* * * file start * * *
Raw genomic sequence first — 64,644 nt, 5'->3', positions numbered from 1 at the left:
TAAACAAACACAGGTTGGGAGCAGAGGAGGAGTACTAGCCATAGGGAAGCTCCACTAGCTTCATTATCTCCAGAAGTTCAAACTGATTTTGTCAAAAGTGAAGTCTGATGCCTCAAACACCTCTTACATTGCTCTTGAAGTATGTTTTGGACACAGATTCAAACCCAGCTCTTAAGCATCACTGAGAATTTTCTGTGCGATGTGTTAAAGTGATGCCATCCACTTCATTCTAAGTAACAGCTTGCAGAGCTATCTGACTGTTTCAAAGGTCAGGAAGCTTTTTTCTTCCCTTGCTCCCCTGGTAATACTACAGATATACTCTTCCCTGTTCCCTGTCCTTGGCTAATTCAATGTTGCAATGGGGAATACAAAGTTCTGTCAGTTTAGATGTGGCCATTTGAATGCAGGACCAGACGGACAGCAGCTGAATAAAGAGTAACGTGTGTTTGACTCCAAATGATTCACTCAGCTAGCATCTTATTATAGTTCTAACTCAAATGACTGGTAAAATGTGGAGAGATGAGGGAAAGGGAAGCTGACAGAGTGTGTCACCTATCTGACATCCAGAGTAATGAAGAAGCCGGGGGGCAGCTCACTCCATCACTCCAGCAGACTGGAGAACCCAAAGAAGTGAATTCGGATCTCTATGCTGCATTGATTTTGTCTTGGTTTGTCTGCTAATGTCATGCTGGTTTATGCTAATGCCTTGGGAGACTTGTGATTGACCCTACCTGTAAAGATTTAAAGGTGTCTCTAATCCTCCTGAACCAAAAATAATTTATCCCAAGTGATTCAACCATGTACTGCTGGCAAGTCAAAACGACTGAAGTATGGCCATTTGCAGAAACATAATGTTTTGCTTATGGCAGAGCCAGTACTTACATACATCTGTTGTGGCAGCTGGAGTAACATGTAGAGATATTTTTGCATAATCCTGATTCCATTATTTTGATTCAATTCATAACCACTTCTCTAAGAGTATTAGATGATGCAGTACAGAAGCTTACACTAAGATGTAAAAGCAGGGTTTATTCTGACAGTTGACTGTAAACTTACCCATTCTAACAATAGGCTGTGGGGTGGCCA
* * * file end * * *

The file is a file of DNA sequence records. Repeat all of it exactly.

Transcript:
Raw genomic sequence first — 64,644 nt, 5'->3', positions numbered from 1 at the left:
TAAACAAACACAGGTTGGGAGCAGAGGAGGAGTACTAGCCATAGGGAAGCTCCACTAGCTTCATTATCTCCAGAAGTTCAAACTGATTTTGTCAAAAGTGAAGTCTGATGCCTCAAACACCTCTTACATTGCTCTTGAAGTATGTTTTGGACACAGATTCAAACCCAGCTCTTAAGCATCACTGAGAATTTTCTGTGCGATGTGTTAAAGTGATGCCATCCACTTCATTCTAAGTAACAGCTTGCAGAGCTATCTGACTGTTTCAAAGGTCAGGAAGCTTTTTTCTTCCCTTGCTCCCCTGGTAATACTACAGATATACTCTTCCCTGTTCCCTGTCCTTGGCTAATTCAATGTTGCAATGGGGAATACAAAGTTCTGTCAGTTTAGATGTGGCCATTTGAATGCAGGACCAGACGGACAGCAGCTGAATAAAGAGTAACGTGTGTTTGACTCCAAATGATTCACTCAGCTAGCATCTTATTATAGTTCTAACTCAAATGACTGGTAAAATGTGGAGAGATGAGGGAAAGGGAAGCTGACAGAGTGTGTCACCTATCTGACATCCAGAGTAATGAAGAAGCCGGGGGGCAGCTCACTCCATCACTCCAGCAGACTGGAGAACCCAAAGAAGTGAATTCGGATCTCTATGCTGCATTGATTTTGTCTTGGTTTGTCTGCTAATGTCATGCTGGTTTATGCTAATGCCTTGGGAGACTTGTGATTGACCCTACCTGTAAAGATTTAAAGGTGTCTCTAATCCTCCTGAACCAAAAATAATTTATCCCAAGTGATTCAACCATGTACTGCTGGCAAGTCAAAACGACTGAAGTATGGCCATTTGCAGAAACATAATGTTTTGCTTATGGCAGAGCCAGTACTTACATACATCTGTTGTGGCAGCTGGAGTAACATGTAGAGATATTTTTGCATAATCCTGATTCCATTATTTTGATTCAATTCATAACCACTTCTCTAAGAGTATTAGATGATGCAGTACAGAAGCTTACACTAAGATGTAAAAGCAGGGTTTATTCTGACAGTTGACTGTAAACTTACCCATTCTAACAATAGGCTGTGGGGTGGCCA